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3 Problems You Might Experience Using the Barracuda Spam Filter

By December 8, 2015March 29th, 2019Blog

When the low bid gets the contract, things can turn out other than planned—such as when a Chinese chip being used in US military devices turns out to have a backdoor. Remote parties could reprogram or disable it without the user being aware of anything being amiss—at least, until it was too late. Admittedly, this backdoor (and similar ones) could be something less sinister: it could just be a set of debugging routines that someone neglected to remove from the finished product. But, the result is the same.

Likewise, Barracuda Networks offers a range of email security products, both as plug-in hardware appliances and as hosted services in the cloud—but problems can appear upon close examination. That’s not to say that using Barracuda isn’t vastly superior to using no protection at all; however, when looking at spam filtering. three problems may come with it.

1. Nagging Security Questions

In 2013 the Barracuda hardware appliance solution was, like the previously mentioned Chinese chip, found to have a hard-coded, undocumented backdoor that allowed remote access and control. The devices were built with an access point that allowed Barracuda’s tech support department to access the device without explicit permission from its owner or administrator. By extension, that meant there was nothing to stop anyone in the rest of the Internet from doing the same thing.

During that year, Barracuda updated its appliances and reportedly patched them so that their backdoors only responded to controls coming from the Barracuda IP address. Of course, one must keep in mind that it’s possible for hackers to spoof IP addresses.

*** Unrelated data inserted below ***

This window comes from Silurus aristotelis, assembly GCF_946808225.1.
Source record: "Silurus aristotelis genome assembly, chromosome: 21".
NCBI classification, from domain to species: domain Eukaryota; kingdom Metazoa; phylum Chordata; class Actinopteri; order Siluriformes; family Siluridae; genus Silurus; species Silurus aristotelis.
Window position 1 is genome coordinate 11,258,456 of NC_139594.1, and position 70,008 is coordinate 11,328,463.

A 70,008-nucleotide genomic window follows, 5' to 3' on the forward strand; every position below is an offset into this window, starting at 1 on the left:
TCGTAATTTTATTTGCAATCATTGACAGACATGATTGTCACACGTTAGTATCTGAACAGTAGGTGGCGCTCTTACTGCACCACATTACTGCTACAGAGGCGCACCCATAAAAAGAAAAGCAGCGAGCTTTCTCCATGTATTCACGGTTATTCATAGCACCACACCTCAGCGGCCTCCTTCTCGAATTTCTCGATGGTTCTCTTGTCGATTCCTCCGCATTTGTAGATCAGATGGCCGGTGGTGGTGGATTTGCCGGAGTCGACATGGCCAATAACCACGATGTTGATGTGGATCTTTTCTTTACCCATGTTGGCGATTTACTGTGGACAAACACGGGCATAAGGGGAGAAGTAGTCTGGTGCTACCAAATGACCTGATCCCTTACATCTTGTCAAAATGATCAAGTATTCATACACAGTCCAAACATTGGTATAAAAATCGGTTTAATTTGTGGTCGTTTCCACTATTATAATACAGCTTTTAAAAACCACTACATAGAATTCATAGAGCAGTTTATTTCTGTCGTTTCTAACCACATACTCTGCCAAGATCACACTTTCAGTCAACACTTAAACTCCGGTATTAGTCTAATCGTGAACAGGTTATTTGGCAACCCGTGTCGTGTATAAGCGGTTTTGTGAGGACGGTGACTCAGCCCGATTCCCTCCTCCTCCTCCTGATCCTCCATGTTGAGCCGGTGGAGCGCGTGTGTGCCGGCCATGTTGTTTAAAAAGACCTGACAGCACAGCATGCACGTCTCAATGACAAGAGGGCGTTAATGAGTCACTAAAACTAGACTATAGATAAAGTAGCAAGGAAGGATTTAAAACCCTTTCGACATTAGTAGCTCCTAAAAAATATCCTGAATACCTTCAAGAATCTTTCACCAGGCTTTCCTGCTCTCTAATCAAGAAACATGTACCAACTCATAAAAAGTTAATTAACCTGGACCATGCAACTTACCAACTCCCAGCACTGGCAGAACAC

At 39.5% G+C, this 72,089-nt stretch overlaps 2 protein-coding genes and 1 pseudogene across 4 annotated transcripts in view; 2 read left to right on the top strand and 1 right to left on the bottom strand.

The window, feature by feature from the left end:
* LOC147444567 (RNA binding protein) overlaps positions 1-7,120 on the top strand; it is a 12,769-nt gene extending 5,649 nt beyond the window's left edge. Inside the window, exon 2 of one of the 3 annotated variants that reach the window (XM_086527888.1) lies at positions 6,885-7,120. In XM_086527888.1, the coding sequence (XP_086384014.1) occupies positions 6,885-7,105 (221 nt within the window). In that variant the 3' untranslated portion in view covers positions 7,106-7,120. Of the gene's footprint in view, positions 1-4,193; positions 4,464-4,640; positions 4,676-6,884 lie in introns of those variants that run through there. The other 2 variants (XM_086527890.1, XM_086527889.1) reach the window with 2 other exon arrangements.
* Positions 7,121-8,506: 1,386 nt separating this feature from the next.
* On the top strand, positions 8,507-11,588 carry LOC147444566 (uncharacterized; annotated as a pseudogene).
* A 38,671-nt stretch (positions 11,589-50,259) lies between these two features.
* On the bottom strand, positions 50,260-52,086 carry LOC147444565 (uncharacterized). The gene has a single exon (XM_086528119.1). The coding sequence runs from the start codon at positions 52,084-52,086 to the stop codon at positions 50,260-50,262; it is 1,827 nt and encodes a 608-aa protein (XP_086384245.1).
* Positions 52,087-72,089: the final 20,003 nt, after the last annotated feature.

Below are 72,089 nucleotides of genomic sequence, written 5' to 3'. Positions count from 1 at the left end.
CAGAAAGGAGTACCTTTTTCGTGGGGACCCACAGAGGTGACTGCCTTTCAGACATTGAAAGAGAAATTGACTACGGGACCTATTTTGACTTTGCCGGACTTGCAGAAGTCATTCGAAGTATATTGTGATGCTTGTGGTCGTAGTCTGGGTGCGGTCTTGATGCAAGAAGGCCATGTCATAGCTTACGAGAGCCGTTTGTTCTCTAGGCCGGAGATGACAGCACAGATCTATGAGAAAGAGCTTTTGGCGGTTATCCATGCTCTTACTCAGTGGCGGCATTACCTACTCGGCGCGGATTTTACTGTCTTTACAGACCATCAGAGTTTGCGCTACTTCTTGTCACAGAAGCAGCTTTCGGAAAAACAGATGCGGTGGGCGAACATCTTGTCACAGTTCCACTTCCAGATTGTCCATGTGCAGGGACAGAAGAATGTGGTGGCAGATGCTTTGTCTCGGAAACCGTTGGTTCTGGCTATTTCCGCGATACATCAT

Beyond that, owners having trouble configuring their devices behind a firewall have to move it to a public IP address to allow remote troubleshooting by Barracuda tech support. That, again, leaves it open to unauthorized remote access.

A user in any field with privacy regulations and compliance audits will have to establish that any Barracuda appliance that’s present in the network is not a vulnerability. Undoubtedly, there are multiple ways to do that, but it takes extra resources.

2. Low Resale Value

If an enterprise no longer needs its office technology for any reason, the hardware can at least still be counted as a disposable asset. But used Barracuda security appliances can only be sold for scrap value, because Barracuda will not renew or extend a warranty on its appliances except for the original owner. If an appliance is resold the next owner cannot get firmware or virus updates, or support of any kind. The new owner will only have outdated coverage that will become increasingly useless as the nature of malware evolves. A buyer’s recourse is to acquire a new machine, at full retail—or find another vendor.

If the original owner lets coverage lapse and then wants to renew it at a later date, that’s possible. However, Barracuda will demand that coverage be paid back to the date of the original lapse.

3. Spam Still Gets Through

Users repeatedly note that the protections Barracuda offers end up producing results equivalent to that of Microsoft Office 365. (And, for whatever reason, its filters typically fail to take note of “social viruses,” i.e., the kind that say, “This document contains macros. To activate them click here.”)

This is not to dismiss Barracuda’s protection—being equal to Office 365 is a nontrivial feat, as Office 365 offers rigorous filtering. But it’s just that, filtering, rather than technology that controls the source of the email, through techniques like challenge-response and silverlisting. With simple spam filtering, mail from total strangers can still arrive and be acted on.

Sendio’s Opt-Inbox solution can assure that all arriving email is from verified, legitimate correspondents, and inadequate filtering is irrelevant. You can request a demo to see just how effective it can be in keeping your organization safe.